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Brighton and Sussex University Hospitals Trust has had a difficult journey over the past two years, having been subjected to a lot of regulatory intervention over poor care concerns and inadequate governance and management.
The trust’s financial health has also been a driver of regulatory pressure from NHS Improvement.
On both quality and finance, BSUH had showed signs of improvement under the leadership of Dame Marianne Griffiths. First, the trust exited financial special measures in July last year and then got the Care Quality Commission seal of approval in January this year with a rare jump from an “inadequate” to a “good” overall rating. The trust was also taken out of quality special measures in January.
But a new undertakings document, published by NHSI, reveals the trust’s continuing poor performance across a whole gamut of metrics, including accident and emergency, referral to treatment, 62-day cancer and diagnostics.
Maintaining safety and quality of care under such pressured circumstances is not easy and BSUH is looking fragile.
Meanwhile, the trust’s finances, although improved, still show significant overspending with a forecast control total target of a £53m deficit.
Given the circumstances, NHSI’s demand for new undertakings and both a financial and performance plan are, on one hand, entirely understandable.
On the other hand, if regulation and intervention by managers far away from the frontline were the solution to such issues, the NHS provider sector would’ve broken even a long time ago, with a bunch of Care Quality Commission “good” and “outstanding” ratings to boot.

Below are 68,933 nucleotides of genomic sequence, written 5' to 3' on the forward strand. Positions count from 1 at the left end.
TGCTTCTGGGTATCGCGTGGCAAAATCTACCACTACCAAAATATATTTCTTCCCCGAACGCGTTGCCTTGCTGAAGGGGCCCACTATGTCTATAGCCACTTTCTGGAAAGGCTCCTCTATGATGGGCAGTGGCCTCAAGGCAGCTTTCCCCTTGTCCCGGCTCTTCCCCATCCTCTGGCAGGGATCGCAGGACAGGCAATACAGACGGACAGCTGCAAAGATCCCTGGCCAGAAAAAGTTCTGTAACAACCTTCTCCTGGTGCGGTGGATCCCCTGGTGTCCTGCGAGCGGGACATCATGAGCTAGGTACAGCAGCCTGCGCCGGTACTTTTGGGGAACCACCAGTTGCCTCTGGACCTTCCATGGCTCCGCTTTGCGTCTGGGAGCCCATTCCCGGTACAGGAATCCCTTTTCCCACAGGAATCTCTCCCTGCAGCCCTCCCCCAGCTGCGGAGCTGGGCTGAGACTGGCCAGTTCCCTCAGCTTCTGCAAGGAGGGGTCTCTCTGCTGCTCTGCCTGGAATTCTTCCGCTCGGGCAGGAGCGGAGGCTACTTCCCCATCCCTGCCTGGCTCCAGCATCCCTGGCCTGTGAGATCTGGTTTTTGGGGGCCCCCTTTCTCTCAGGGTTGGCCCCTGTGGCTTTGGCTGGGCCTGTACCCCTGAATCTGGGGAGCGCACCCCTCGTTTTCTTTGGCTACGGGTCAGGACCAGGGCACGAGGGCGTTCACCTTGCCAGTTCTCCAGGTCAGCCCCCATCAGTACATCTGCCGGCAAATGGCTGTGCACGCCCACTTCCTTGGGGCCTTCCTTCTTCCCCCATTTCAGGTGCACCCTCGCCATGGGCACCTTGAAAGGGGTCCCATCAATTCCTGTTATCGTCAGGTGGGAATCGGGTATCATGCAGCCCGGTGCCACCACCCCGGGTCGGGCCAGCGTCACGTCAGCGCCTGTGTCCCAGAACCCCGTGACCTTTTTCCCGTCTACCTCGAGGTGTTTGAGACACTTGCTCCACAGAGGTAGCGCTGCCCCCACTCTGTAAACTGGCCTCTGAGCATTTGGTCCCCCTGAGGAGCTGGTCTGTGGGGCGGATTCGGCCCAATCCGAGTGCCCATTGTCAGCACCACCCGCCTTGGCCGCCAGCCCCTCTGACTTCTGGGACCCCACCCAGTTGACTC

In demanding BSUH staff meet with them regularly and get agreement on any plans, NHSI officials need to make sure they don’t make matters worse and erode BSUH’s delicate improvement further.
Driven to court
Public sector bodies are usually loath to take each other to court, but that has not prevented a legal dispute between a well-regarded NHS foundation trust and the government’s tax collector.
In June, Northumbria Healthcare Foundation Trust won a judicial review against Her Majesty’s Revenue and Customs over £14m of VAT claims which the trust argued it was entitled to reclaim.
The money relates to the trust’s innovative car scheme, NHS Fleet Solutions, which is used by many public sector organisations.
The case was a significant triumph for the trust, though it is unclear how the money will be redistributed among Fleet Solutions’ clientele.
But HMRC decided to appeal the outcome and granted permission to do so by the High Court.
This means it is very likely no money will be forthcoming to the trust for at least another year.
Inevitably the question of “is it worth it for the taxpayer” crops up when the public sector fights itself in court.
In this case, however, there are thousands of NHS Fleet Solutions’ individual customers who could, in theory, be entitled to a refund if the trust fends off the appeal.
Daily Insight believes most of those customers would feel the trust’s cause is worth fighting.